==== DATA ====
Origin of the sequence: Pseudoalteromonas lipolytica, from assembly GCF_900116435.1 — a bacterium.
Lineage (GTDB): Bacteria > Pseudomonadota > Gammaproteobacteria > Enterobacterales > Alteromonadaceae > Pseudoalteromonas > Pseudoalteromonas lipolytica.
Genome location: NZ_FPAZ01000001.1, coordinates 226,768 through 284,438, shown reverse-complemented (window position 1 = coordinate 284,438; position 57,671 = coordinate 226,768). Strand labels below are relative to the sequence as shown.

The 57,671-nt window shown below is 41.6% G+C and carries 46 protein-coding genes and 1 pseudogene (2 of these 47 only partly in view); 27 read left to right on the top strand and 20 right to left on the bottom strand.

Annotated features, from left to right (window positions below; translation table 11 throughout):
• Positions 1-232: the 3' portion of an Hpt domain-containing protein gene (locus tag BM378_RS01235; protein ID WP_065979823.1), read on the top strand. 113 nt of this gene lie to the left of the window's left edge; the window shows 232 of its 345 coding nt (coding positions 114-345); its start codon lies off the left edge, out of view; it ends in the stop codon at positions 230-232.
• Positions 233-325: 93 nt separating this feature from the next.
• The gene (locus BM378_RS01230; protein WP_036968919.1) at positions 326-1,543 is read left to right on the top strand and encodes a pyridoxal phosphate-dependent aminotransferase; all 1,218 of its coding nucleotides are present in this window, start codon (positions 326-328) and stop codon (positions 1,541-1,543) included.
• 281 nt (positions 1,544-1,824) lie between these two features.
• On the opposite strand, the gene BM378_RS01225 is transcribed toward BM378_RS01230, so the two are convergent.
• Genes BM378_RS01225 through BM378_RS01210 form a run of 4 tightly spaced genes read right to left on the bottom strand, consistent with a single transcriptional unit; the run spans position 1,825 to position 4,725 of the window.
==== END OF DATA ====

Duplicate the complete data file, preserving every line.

Origin of the sequence: Pseudoalteromonas lipolytica, from assembly GCF_900116435.1 — a bacterium.
Lineage (GTDB): Bacteria > Pseudomonadota > Gammaproteobacteria > Enterobacterales > Alteromonadaceae > Pseudoalteromonas > Pseudoalteromonas lipolytica.
Genome location: NZ_FPAZ01000001.1, coordinates 226,768 through 284,438, shown reverse-complemented (window position 1 = coordinate 284,438; position 57,671 = coordinate 226,768). Strand labels below are relative to the sequence as shown.

The 57,671-nt window shown below is 41.6% G+C and carries 46 protein-coding genes and 1 pseudogene (2 of these 47 only partly in view); 27 read left to right on the top strand and 20 right to left on the bottom strand.

Annotated features, from left to right (window positions below; translation table 11 throughout):
• Positions 1-232: the 3' portion of an Hpt domain-containing protein gene (locus tag BM378_RS01235; protein ID WP_065979823.1), read on the top strand. 113 nt of this gene lie to the left of the window's left edge; the window shows 232 of its 345 coding nt (coding positions 114-345); its start codon lies off the left edge, out of view; it ends in the stop codon at positions 230-232.
• Positions 233-325: 93 nt separating this feature from the next.
• The gene (locus BM378_RS01230; protein WP_036968919.1) at positions 326-1,543 is read left to right on the top strand and encodes a pyridoxal phosphate-dependent aminotransferase; all 1,218 of its coding nucleotides are present in this window, start codon (positions 326-328) and stop codon (positions 1,541-1,543) included.
• 281 nt (positions 1,544-1,824) lie between these two features.
• On the opposite strand, the gene BM378_RS01225 is transcribed toward BM378_RS01230, so the two are convergent.
• Genes BM378_RS01225 through BM378_RS01210 form a run of 4 tightly spaced genes read right to left on the bottom strand, consistent with a single transcriptional unit; the run spans position 1,825 to position 4,725 of the window.